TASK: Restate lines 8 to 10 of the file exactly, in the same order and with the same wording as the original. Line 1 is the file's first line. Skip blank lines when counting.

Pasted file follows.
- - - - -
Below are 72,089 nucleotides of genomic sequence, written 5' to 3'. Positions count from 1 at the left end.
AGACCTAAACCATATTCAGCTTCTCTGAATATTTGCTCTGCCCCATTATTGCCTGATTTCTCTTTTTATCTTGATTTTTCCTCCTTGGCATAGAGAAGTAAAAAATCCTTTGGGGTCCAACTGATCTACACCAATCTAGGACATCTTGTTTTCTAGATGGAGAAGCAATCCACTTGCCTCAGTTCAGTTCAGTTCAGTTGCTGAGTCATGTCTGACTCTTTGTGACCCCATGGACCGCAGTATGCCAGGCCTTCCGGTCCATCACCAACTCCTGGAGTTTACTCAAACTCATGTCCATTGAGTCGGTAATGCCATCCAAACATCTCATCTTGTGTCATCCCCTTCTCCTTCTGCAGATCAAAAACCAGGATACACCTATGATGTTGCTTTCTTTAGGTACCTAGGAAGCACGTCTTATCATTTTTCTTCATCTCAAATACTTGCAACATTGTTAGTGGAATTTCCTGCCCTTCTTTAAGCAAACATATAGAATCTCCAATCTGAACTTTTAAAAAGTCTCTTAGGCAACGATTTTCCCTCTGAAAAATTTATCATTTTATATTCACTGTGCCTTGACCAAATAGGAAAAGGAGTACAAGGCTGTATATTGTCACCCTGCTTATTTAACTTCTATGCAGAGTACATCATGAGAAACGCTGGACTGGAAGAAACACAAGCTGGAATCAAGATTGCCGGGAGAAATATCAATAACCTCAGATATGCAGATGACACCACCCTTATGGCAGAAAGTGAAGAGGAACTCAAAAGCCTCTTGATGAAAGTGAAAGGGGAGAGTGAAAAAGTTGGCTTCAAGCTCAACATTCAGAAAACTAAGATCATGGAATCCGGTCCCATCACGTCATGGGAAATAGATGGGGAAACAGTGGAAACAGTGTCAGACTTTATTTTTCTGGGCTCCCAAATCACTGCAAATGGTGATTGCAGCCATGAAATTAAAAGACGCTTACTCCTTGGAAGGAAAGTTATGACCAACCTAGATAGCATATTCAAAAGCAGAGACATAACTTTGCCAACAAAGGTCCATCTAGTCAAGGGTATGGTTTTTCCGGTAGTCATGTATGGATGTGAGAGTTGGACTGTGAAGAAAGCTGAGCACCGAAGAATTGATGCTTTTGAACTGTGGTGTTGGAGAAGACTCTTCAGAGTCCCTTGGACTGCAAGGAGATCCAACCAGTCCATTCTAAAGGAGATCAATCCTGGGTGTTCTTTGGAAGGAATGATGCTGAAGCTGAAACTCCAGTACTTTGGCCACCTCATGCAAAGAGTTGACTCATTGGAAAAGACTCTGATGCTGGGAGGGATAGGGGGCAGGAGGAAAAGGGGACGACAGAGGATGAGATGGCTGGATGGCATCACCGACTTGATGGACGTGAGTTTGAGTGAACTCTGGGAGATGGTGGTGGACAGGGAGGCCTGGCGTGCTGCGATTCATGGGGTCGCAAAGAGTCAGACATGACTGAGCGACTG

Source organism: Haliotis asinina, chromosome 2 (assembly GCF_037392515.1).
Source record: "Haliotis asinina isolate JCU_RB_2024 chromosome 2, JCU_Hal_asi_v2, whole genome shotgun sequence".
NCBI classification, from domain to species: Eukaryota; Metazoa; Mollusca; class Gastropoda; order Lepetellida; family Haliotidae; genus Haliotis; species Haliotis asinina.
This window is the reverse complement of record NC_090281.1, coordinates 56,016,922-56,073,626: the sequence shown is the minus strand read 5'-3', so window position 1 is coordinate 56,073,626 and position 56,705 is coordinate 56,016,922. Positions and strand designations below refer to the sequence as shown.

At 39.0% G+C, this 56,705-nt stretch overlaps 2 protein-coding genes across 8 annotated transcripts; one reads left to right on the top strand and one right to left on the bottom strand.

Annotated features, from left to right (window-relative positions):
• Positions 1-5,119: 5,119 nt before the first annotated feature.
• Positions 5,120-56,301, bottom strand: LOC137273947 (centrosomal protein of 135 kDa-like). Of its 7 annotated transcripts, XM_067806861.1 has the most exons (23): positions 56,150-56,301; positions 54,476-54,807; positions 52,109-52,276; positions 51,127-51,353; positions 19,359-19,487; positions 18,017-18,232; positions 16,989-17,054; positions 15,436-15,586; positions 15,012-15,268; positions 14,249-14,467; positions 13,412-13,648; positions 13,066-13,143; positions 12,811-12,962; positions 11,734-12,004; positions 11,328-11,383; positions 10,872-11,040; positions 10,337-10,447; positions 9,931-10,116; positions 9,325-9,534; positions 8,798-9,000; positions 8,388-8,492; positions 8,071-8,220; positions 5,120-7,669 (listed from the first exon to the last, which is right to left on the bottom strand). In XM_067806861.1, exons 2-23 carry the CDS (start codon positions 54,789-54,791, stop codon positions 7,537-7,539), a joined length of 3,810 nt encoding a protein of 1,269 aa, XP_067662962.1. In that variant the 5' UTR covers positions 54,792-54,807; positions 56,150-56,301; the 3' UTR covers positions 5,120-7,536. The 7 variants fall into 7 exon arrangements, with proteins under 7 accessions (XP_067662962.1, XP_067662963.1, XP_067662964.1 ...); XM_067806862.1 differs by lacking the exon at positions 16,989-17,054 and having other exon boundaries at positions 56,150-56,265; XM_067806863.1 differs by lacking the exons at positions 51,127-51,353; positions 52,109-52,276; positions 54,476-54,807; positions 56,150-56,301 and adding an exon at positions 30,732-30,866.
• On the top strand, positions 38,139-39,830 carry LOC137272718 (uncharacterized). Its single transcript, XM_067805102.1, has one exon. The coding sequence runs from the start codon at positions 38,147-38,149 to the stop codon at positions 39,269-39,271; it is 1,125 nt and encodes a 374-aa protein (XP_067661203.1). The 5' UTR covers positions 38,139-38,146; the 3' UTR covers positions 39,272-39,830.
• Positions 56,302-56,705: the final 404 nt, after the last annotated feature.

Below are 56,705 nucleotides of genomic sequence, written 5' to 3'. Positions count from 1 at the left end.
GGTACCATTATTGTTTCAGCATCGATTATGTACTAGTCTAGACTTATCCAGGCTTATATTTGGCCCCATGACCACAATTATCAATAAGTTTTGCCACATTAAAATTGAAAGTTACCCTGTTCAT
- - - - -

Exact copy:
Annotated features, from left to right (window-relative positions):
• Positions 1-5,119: 5,119 nt before the first annotated feature.
• Positions 5,120-56,301, bottom strand: LOC137273947 (centrosomal protein of 135 kDa-like). Of its 7 annotated transcripts, XM_067806861.1 has the most exons (23): positions 56,150-56,301; positions 54,476-54,807; positions 52,109-52,276; positions 51,127-51,353; positions 19,359-19,487; positions 18,017-18,232; positions 16,989-17,054; positions 15,436-15,586; positions 15,012-15,268; positions 14,249-14,467; positions 13,412-13,648; positions 13,066-13,143; positions 12,811-12,962; positions 11,734-12,004; positions 11,328-11,383; positions 10,872-11,040; positions 10,337-10,447; positions 9,931-10,116; positions 9,325-9,534; positions 8,798-9,000; positions 8,388-8,492; positions 8,071-8,220; positions 5,120-7,669 (listed from the first exon to the last, which is right to left on the bottom strand). In XM_067806861.1, exons 2-23 carry the CDS (start codon positions 54,789-54,791, stop codon positions 7,537-7,539), a joined length of 3,810 nt encoding a protein of 1,269 aa, XP_067662962.1. In that variant the 5' UTR covers positions 54,792-54,807; positions 56,150-56,301; the 3' UTR covers positions 5,120-7,536. The 7 variants fall into 7 exon arrangements, with proteins under 7 accessions (XP_067662962.1, XP_067662963.1, XP_067662964.1 ...); XM_067806862.1 differs by lacking the exon at positions 16,989-17,054 and having other exon boundaries at positions 56,150-56,265; XM_067806863.1 differs by lacking the exons at positions 51,127-51,353; positions 52,109-52,276; positions 54,476-54,807; positions 56,150-56,301 and adding an exon at positions 30,732-30,866.